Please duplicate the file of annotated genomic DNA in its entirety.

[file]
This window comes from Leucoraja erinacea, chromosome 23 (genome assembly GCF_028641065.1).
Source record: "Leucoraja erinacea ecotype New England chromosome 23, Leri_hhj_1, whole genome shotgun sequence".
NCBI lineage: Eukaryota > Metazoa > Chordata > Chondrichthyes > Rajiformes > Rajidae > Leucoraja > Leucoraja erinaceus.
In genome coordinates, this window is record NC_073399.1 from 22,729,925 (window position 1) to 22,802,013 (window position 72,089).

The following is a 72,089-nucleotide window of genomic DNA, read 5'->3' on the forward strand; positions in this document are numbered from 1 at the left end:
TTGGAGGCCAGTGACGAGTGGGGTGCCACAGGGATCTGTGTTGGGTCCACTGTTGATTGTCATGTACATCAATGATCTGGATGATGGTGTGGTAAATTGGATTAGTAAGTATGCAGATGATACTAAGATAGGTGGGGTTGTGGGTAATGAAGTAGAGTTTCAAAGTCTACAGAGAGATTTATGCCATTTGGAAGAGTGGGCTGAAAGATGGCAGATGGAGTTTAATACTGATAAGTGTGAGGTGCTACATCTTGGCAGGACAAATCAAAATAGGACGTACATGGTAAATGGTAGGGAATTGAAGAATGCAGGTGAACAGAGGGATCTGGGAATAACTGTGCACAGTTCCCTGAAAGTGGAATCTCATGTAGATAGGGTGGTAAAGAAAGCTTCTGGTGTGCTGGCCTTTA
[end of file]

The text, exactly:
This window comes from Leucoraja erinacea, chromosome 23 (genome assembly GCF_028641065.1).
Source record: "Leucoraja erinacea ecotype New England chromosome 23, Leri_hhj_1, whole genome shotgun sequence".
NCBI lineage: Eukaryota > Metazoa > Chordata > Chondrichthyes > Rajiformes > Rajidae > Leucoraja > Leucoraja erinaceus.
In genome coordinates, this window is record NC_073399.1 from 22,729,925 (window position 1) to 22,802,013 (window position 72,089).

The following is a 72,089-nucleotide window of genomic DNA, read 5'->3' on the forward strand; positions in this document are numbered from 1 at the left end:
TTGGAGGCCAGTGACGAGTGGGGTGCCACAGGGATCTGTGTTGGGTCCACTGTTGATTGTCATGTACATCAATGATCTGGATGATGGTGTGGTAAATTGGATTAGTAAGTATGCAGATGATACTAAGATAGGTGGGGTTGTGGGTAATGAAGTAGAGTTTCAAAGTCTACAGAGAGATTTATGCCATTTGGAAGAGTGGGCTGAAAGATGGCAGATGGAGTTTAATACTGATAAGTGTGAGGTGCTACATCTTGGCAGGACAAATCAAAATAGGACGTACATGGTAAATGGTAGGGAATTGAAGAATGCAGGTGAACAGAGGGATCTGGGAATAACTGTGCACAGTTCCCTGAAAGTGGAATCTCATGTAGATAGGGTGGTAAAGAAAGCTTCTGGTGTGCTGGCCTTTA